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We will drink a toast to the Irish. The men whom God made mad. All their wars were merry. And all their songs were sad."

Thus said GK Chesterton, one of the great philosophers of his day. Wars are never merry. And not all of our songs are sad. However, in the generations after the Famine it was inevitable that many of our songs were sad.

Teresa Brayton wrote a song that has lasted down through the years. It tells the trauma of a man working in America who couldn't afford to go home to his mother's funeral:

For here am I in Broadway/ A-building bricks by load/ As they carried out her coffin/ Down the old bog road.

The Rose of Tralee is our best-known song internationally. The narrator is a young man from Kerry who is serving in the British army in India: The grim hand of war has now torn us asunder/ I'm lonely tonight for my Rose of Tralee.

Some of the songs that spoke of the '98 Rebellion are melodramatic. There is a special verse in Kelly The Boy From Killane: The bright sun of freedom grew dark at New Ross/ And sank beneath the Slaney's red waves/ And poor Wexford stripped naked hung nailed on a cross/ With her heart pierced by traitors and slaves.

Thomas Moore was the greatest songwriter of the 19th century. Not all critics admired him. One said that he had taken the wild harp of Eireann and turned it into a musical snuffbox. However, many of Moore's melodies have survived.

The coming of the gramophone wasn't welcomed by lovers of classical music or folk music but in the bad times of the '30s, '40s and '50s it brought great pleasure and consolation to many people who otherwise led lonely lives.

It popularised some great singers, especially Delia Murphy. She resurrected an old Kerry song, The Spinning Wheel. It tells about a young girl who was trying to steal away from her grandmother who was minding her.

The girl to her lips puts her fingers, throws a fleeting glance at her drowsy grandmother/ Slower and slower now the wheel rings, slower and slower now the reel spins/ Ere the reel and the wheel stopped the ringing and moving/ Through the grove the young lovers in the moonlight were moving.

The gramophone brought in a new wave of songs, many of them patriotic and rather one-sided.

Here's to the boys of Kilmichael, those brave men so gallant and true/ They fought 'neath the green flag of Eireann. And conquered the Red White and Blue.

That song didn't tell the story of the 16-year-old soldier who escaped the ambush and spent three days trying to get back to the barracks. His feelings while on the run can hardly be imagined but when the IRA caught him they showed him no mercy. He was executed and his body was thrown into a boghole. Wars are seldom merry.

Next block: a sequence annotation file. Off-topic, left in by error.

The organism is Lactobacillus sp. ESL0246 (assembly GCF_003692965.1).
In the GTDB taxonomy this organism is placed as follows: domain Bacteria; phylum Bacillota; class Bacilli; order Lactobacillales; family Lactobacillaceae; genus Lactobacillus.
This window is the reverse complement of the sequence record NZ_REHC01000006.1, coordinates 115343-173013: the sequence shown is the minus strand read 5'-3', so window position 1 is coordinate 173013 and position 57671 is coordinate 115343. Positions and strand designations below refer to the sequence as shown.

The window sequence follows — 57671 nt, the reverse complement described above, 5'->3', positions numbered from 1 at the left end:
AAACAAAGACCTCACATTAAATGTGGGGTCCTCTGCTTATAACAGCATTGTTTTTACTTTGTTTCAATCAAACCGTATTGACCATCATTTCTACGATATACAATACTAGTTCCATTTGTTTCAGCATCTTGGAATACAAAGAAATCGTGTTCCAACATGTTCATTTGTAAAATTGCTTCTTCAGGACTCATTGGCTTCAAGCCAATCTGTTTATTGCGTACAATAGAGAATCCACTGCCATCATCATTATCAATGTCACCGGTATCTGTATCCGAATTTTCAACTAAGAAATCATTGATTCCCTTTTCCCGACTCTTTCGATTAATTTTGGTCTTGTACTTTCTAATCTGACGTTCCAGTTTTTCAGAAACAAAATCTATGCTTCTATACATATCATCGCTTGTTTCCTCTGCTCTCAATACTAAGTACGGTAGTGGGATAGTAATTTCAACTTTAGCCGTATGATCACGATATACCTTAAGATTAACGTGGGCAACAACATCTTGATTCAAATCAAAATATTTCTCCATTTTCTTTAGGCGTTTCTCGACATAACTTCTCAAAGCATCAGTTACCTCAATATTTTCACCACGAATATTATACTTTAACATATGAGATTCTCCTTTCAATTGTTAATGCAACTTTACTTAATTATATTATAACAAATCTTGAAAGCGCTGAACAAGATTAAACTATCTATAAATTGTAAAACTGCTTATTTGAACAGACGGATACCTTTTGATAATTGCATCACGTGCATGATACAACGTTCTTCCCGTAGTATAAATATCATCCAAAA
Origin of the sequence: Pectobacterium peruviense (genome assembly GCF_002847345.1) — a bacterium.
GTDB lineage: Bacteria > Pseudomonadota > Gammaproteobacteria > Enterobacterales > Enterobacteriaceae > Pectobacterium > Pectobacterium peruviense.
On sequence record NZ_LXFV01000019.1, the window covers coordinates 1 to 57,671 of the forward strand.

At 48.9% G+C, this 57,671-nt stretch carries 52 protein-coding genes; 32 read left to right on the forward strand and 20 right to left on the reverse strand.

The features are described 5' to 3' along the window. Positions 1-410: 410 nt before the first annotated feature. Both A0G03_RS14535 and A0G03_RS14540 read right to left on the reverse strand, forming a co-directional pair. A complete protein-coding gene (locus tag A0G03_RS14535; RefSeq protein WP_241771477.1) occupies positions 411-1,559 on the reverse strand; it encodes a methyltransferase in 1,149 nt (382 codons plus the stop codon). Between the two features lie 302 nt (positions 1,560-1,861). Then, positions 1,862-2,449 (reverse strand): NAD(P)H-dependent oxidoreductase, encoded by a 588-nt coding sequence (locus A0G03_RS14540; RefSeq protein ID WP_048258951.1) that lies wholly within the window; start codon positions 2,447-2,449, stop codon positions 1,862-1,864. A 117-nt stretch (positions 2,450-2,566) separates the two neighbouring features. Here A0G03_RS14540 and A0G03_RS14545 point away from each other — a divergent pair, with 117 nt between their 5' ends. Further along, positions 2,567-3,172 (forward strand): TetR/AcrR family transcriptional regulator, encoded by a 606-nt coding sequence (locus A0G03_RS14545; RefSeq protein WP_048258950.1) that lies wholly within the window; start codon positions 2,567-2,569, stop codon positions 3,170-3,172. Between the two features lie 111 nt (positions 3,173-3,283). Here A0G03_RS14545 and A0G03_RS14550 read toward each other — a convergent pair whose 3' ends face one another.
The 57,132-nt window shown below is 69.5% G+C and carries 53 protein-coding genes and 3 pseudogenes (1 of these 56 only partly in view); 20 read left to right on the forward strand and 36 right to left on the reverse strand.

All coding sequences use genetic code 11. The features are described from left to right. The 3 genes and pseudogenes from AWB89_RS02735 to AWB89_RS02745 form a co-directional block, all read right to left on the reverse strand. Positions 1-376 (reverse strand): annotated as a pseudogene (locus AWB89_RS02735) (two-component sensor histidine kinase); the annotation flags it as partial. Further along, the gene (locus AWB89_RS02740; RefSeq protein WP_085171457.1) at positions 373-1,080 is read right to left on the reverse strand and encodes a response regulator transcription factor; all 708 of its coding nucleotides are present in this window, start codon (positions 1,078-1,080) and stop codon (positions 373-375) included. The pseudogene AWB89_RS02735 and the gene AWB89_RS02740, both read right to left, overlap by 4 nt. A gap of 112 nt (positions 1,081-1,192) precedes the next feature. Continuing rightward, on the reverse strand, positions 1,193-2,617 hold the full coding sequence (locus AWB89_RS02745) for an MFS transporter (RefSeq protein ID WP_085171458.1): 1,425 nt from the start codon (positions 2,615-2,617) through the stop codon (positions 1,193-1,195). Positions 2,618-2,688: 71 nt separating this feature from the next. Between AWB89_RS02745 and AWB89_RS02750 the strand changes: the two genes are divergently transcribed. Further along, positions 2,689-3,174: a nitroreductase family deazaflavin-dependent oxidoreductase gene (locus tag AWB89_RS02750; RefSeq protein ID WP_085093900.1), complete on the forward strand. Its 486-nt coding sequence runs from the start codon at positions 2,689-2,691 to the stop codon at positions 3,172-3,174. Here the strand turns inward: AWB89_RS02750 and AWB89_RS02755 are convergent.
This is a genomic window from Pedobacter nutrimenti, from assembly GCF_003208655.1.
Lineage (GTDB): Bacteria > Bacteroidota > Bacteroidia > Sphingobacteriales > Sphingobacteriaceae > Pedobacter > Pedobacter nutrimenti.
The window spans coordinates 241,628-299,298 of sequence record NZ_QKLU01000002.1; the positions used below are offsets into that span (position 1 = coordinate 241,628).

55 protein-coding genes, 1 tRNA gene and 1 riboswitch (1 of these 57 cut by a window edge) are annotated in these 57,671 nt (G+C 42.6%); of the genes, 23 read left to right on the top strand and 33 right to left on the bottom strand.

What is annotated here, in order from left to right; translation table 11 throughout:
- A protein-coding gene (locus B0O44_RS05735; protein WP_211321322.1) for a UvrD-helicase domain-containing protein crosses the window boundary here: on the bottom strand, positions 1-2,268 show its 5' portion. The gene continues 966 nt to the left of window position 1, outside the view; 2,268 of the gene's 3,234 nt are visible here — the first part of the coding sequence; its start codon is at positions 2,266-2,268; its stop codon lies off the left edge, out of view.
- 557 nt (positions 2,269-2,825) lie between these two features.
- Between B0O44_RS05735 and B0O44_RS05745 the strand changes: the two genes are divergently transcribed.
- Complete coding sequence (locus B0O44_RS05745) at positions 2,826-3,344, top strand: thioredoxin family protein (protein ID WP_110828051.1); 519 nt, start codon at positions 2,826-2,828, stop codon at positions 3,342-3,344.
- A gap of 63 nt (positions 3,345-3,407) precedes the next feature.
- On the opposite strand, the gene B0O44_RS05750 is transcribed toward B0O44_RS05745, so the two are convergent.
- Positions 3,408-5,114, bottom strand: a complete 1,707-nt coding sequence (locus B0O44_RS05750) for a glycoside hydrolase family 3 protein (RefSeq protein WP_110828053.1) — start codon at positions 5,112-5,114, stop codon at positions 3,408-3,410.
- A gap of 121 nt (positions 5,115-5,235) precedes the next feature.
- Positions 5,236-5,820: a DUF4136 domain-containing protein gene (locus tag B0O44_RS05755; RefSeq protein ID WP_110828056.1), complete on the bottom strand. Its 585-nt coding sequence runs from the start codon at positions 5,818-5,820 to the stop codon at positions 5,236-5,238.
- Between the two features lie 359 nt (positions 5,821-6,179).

Margaret Barry, like Delia Murphy, brought back some old songs. Her best is probably The Factory Girl.

As I roved out on a bright Summer's morning. The birds in the bushes did whistle and sing/ The lads and the lassies in couples were all sporting, going back to the factory their work for to begin/ I spied one amongst them. She was fairer than any/ Her cheeks were like the red roses that bloom in the Spring/ Her brow was like the lillies that flower in yonder garden. She was only a hardworking factory girl.

Of course, the gulf in social classes is expressed in a famous song called Young Willie And The Farmer's Daughter. Was this how she hoped to break the social gap? Sometimes exile doesn't make the heart grow any fonder.

One day as young Willie was ploughing the bann. And whistlng to his horse to cheer them along/ The farmer's daughter was watching him and said to herself "You are deep in my heart love, this many long day/ "We will go to Americ-A, so far far away, and I'll be true to my plough boy forever


Margaret Barry had a strange career. She reached her peak when she was singing, accompanied by a brilliant fiddler from Sligo called Michael Gorman. They performed in the Craven Arms in Camden Town and they were loved by London's intelligentsia, the poets and the painters and all others engaged in creativity. She came back to Ireland and embarked on a tour that was only a part success. Some people thought she was a tinker or a Traveller and weren't enthusiastic about her. Her manager, Neilus O'Connor, decided to go to America.

The Irish people there didn't fancy the image of a woman who sat up at the counter and drank pints. They came back to Ireland and she got by as best she could. She passed away out of this world while living in a cottage in Co Tyrone. Like many other great Irish singers she was almost completely ignored by RTE.

You could say the same about Dolly McMahon and Eibhlis Moore. I have lost touch with Dolly, a magic singer and a good friend. I last met Eibhlis at Dublin airport when she was on the way to do a series of one-woman shows in Scotland. I couldn't but admire her courage.

Fogra speisialta: The best of Kerry wishes go to Catherine Nelsey in Middlesex who is setting out on a new project